- Fillmore is the oldest town in Utah, dating back to 1851 when it was settled by covered wagons.
- The town was named after President Millard Fillmore and served as the capital of the Utah Territory from 1851-1856.
- Fillmore is located in central Utah, surrounded by the Pahvant Mountain Range.
- The town is home to a diverse range of wildlife, including amphibians, fish, birds, mammals, reptiles, and various plant species.
- Visitors to Fillmore can enjoy its rich history and explore attractions like the Territorial Statehouse State Park Museum.
Though Utah was one of the last states to be added to the union, it’s still quite old, dating back to 1896. A state that started over 100 years ago is bound to have many ancient towns, and today, we’ll talk about one of the oldest towns in Utah: Fillmore. Let’s learn about one of the oldest cities in Utah, including the people who call the area home, and the animals you could see during a visit.
The History of One of the Oldest Towns in Utah
Though there were other settlements in Utah dating back to 1846, such as Fort Buenaventura, today, we’re talking about one of the oldest towns in Utah, which is Fillmore. Before it became a state, the Territorial Legislature of Utah and the governor of that time, Brigham Young, passed a resolution on October 5, 1851. It provided for the settlement and organization of Millard County, and the seat of government in the country was to be called Fillmore City. There was some drama when the Native Americans of that time believed they owned the land, but Young was able to negotiate peace and a land agreement. The town is named after the president of that time, Millard Fillmore.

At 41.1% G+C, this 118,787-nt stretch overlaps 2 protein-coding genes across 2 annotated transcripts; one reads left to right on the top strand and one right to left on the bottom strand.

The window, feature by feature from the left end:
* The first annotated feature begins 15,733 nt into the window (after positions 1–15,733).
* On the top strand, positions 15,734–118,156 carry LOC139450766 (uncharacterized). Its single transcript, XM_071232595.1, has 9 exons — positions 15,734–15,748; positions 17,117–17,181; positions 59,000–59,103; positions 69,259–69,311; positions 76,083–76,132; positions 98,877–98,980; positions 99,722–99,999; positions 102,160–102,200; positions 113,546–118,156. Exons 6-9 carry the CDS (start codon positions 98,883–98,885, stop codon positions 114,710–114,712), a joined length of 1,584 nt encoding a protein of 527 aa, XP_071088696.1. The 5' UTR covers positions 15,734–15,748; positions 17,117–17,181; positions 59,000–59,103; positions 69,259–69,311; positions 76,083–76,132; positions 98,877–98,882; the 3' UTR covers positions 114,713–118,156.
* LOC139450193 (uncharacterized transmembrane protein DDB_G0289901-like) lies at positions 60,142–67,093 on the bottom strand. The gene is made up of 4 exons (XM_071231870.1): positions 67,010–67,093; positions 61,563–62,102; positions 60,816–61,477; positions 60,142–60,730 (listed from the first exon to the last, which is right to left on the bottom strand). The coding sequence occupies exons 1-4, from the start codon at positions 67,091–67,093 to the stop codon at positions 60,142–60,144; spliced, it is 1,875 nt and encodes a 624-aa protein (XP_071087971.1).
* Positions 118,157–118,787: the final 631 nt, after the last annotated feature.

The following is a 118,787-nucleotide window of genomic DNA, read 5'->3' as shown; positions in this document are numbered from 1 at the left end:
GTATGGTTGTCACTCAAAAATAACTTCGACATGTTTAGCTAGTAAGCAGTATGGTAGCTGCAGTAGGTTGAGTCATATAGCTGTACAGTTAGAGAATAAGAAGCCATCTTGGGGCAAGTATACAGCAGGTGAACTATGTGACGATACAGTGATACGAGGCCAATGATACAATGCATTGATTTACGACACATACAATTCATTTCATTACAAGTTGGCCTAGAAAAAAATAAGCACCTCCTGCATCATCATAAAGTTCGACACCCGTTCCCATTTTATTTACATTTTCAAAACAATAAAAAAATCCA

In that same month, two companies of covered wagons went out to begin the settlement. It only took 15 days for them to create the first-ever building, a school that they constructed out of cottonwood logs. One of the main colonizers of the town was Anson Call, who settled much of Fillmore. They soon built other buildings, including a grist mill and sawmill.
Since Fillmore was meant to be the seat of the government, the colonizers started construction on the statehouse. However, all they were able to complete was one wing. Although it wasn’t finished, it was still used for legislative sessions during 1855 and 1856. In total, Fillmore was the capital of the Utah Territory from 1851-1856. After that, the capital of Utah was moved to Salt Lake City. That original wing of the statehouse still sits as the oldest government building in the state. Today, that wing has become the Territorial Statehouse State Park Museum, where visitors can learn about the state’s past.
There were 304 people in the town of Fillmore when it was getting started in the early 1850s. By 1930, there were 1374 residents. As of the 2000 census, the town had grown to 2,253 people in 732 households. In 2020, the town had increased a bit more to 2,592. The median age at this time is 36.1 years old, and the median household income is close to $72,000 per year.
Where Is Fillmore Located on a Map?